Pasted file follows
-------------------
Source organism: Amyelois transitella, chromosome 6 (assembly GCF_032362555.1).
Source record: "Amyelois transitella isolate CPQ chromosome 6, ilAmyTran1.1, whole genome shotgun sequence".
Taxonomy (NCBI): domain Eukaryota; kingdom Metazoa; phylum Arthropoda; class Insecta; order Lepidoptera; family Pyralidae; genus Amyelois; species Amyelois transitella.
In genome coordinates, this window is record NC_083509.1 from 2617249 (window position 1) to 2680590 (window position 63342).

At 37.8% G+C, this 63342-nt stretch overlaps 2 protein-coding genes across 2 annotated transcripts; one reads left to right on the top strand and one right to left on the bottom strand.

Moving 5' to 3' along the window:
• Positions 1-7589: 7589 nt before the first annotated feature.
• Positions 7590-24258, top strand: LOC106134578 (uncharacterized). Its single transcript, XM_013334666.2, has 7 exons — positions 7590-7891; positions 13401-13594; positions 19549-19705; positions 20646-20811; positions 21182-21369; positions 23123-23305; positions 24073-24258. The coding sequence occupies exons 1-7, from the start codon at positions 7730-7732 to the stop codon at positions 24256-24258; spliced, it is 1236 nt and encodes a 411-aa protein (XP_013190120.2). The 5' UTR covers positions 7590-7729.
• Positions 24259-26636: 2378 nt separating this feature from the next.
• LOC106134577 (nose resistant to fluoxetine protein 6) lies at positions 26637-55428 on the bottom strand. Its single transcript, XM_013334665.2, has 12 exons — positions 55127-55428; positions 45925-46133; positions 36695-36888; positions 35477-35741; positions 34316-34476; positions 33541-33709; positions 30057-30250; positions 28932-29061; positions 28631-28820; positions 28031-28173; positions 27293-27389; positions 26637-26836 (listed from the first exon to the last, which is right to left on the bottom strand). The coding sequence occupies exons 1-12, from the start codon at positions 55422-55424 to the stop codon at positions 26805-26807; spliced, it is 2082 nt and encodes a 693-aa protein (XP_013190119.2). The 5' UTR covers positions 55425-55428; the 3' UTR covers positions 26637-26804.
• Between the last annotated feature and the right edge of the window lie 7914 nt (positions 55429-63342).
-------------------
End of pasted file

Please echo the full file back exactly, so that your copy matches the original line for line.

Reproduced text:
Source organism: Amyelois transitella, chromosome 6 (assembly GCF_032362555.1).
Source record: "Amyelois transitella isolate CPQ chromosome 6, ilAmyTran1.1, whole genome shotgun sequence".
Taxonomy (NCBI): domain Eukaryota; kingdom Metazoa; phylum Arthropoda; class Insecta; order Lepidoptera; family Pyralidae; genus Amyelois; species Amyelois transitella.
In genome coordinates, this window is record NC_083509.1 from 2617249 (window position 1) to 2680590 (window position 63342).

At 37.8% G+C, this 63342-nt stretch overlaps 2 protein-coding genes across 2 annotated transcripts; one reads left to right on the top strand and one right to left on the bottom strand.

Moving 5' to 3' along the window:
• Positions 1-7589: 7589 nt before the first annotated feature.
• Positions 7590-24258, top strand: LOC106134578 (uncharacterized). Its single transcript, XM_013334666.2, has 7 exons — positions 7590-7891; positions 13401-13594; positions 19549-19705; positions 20646-20811; positions 21182-21369; positions 23123-23305; positions 24073-24258. The coding sequence occupies exons 1-7, from the start codon at positions 7730-7732 to the stop codon at positions 24256-24258; spliced, it is 1236 nt and encodes a 411-aa protein (XP_013190120.2). The 5' UTR covers positions 7590-7729.
• Positions 24259-26636: 2378 nt separating this feature from the next.
• LOC106134577 (nose resistant to fluoxetine protein 6) lies at positions 26637-55428 on the bottom strand. Its single transcript, XM_013334665.2, has 12 exons — positions 55127-55428; positions 45925-46133; positions 36695-36888; positions 35477-35741; positions 34316-34476; positions 33541-33709; positions 30057-30250; positions 28932-29061; positions 28631-28820; positions 28031-28173; positions 27293-27389; positions 26637-26836 (listed from the first exon to the last, which is right to left on the bottom strand). The coding sequence occupies exons 1-12, from the start codon at positions 55422-55424 to the stop codon at positions 26805-26807; spliced, it is 2082 nt and encodes a 693-aa protein (XP_013190119.2). The 5' UTR covers positions 55425-55428; the 3' UTR covers positions 26637-26804.
• Between the last annotated feature and the right edge of the window lie 7914 nt (positions 55429-63342).